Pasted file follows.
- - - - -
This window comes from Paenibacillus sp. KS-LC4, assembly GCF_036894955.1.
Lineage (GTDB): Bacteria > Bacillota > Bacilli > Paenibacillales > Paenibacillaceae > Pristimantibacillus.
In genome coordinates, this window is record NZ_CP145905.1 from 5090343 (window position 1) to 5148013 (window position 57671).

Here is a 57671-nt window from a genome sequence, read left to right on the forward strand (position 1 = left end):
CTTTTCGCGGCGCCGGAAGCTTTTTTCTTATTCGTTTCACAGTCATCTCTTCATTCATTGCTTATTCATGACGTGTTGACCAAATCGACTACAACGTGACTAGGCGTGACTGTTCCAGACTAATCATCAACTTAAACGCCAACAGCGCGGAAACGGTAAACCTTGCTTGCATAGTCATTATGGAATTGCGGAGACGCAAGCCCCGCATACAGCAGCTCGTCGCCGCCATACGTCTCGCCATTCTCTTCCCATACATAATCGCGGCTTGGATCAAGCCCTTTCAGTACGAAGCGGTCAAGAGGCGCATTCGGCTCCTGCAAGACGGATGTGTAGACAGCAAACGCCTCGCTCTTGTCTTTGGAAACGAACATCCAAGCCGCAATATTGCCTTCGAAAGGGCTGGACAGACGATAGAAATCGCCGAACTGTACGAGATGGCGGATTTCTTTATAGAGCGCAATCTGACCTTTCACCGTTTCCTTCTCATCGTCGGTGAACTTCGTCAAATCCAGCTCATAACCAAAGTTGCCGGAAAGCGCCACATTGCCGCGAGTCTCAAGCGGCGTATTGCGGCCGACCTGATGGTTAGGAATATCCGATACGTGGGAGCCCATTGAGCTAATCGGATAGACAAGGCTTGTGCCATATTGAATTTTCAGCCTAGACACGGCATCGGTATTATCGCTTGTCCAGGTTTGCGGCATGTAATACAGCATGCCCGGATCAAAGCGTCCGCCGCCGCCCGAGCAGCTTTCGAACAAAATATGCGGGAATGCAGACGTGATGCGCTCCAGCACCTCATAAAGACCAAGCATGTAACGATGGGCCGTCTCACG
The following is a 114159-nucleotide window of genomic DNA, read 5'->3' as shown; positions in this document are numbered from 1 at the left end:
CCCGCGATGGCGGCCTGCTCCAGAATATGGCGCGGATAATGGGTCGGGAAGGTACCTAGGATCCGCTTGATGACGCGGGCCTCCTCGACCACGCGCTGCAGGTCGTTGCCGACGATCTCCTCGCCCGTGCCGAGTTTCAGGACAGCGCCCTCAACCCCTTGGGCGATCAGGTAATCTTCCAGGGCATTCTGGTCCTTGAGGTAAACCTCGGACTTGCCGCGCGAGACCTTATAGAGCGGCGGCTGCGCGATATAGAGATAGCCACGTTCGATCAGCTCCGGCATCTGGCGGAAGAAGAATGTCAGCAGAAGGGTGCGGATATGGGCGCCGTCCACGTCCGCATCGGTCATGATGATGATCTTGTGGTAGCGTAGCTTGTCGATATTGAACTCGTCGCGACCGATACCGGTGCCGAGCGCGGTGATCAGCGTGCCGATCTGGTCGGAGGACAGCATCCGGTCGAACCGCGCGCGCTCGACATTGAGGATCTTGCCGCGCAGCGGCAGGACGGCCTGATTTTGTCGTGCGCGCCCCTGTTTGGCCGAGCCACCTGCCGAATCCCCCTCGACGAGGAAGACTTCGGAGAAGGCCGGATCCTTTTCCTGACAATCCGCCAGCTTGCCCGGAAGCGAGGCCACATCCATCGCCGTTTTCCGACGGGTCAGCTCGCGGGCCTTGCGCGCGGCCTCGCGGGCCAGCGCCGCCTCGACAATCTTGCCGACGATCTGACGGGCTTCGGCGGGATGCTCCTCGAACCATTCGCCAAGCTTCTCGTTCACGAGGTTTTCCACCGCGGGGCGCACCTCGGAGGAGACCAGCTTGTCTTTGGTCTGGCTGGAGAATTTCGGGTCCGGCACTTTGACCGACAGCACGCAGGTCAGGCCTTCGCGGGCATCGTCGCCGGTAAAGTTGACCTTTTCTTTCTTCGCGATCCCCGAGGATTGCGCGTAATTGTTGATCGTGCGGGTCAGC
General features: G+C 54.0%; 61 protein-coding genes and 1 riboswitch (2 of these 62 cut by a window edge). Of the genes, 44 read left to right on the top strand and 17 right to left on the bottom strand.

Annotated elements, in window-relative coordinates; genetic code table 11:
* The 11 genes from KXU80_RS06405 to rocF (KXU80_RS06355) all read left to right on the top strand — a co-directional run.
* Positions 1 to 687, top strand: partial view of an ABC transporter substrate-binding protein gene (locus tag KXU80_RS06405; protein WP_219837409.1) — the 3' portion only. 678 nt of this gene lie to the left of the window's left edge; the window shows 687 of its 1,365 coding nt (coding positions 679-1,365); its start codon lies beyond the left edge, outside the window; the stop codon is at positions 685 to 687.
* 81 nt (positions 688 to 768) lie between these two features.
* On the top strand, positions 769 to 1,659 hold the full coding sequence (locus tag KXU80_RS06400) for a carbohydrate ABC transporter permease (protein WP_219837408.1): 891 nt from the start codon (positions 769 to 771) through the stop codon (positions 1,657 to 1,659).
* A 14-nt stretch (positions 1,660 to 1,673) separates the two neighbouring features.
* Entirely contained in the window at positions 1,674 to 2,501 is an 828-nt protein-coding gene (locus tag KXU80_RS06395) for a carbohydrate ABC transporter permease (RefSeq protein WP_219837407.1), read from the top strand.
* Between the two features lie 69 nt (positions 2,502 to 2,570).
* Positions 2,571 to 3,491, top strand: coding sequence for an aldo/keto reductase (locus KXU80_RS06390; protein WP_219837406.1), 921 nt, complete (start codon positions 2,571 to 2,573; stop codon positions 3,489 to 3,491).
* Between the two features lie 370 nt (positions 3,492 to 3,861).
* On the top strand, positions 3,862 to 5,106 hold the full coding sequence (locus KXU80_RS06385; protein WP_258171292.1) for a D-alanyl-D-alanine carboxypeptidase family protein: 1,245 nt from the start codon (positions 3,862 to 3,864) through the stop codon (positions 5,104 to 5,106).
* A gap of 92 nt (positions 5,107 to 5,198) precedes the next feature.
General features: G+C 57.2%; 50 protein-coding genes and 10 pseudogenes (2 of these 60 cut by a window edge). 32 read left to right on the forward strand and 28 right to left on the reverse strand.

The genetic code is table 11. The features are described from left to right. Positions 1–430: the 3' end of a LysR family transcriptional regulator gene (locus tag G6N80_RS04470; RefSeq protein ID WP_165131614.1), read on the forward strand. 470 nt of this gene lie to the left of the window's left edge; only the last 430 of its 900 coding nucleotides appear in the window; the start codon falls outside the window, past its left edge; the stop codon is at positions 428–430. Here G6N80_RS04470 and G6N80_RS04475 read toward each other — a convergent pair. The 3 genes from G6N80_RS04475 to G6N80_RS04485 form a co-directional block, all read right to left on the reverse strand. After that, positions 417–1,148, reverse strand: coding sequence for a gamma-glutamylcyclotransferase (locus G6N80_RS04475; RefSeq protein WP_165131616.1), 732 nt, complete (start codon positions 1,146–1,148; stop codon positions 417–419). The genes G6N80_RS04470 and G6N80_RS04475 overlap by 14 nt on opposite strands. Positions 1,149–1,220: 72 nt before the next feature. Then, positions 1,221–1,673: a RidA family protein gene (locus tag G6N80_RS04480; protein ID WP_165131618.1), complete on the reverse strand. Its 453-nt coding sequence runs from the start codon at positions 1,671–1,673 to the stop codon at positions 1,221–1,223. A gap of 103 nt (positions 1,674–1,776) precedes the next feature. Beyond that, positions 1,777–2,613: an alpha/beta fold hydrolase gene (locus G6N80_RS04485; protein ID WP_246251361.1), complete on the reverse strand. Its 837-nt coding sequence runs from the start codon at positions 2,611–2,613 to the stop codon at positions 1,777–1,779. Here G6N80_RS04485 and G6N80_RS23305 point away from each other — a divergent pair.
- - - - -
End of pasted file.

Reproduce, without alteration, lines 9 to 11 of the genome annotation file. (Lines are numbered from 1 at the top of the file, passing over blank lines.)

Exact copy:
Annotated elements, in window-relative coordinates; genetic code table 11:
* The 11 genes from KXU80_RS06405 to rocF (KXU80_RS06355) all read left to right on the top strand — a co-directional run.
* Positions 1 to 687, top strand: partial view of an ABC transporter substrate-binding protein gene (locus tag KXU80_RS06405; protein WP_219837409.1) — the 3' portion only. 678 nt of this gene lie to the left of the window's left edge; the window shows 687 of its 1,365 coding nt (coding positions 679-1,365); its start codon lies beyond the left edge, outside the window; the stop codon is at positions 685 to 687.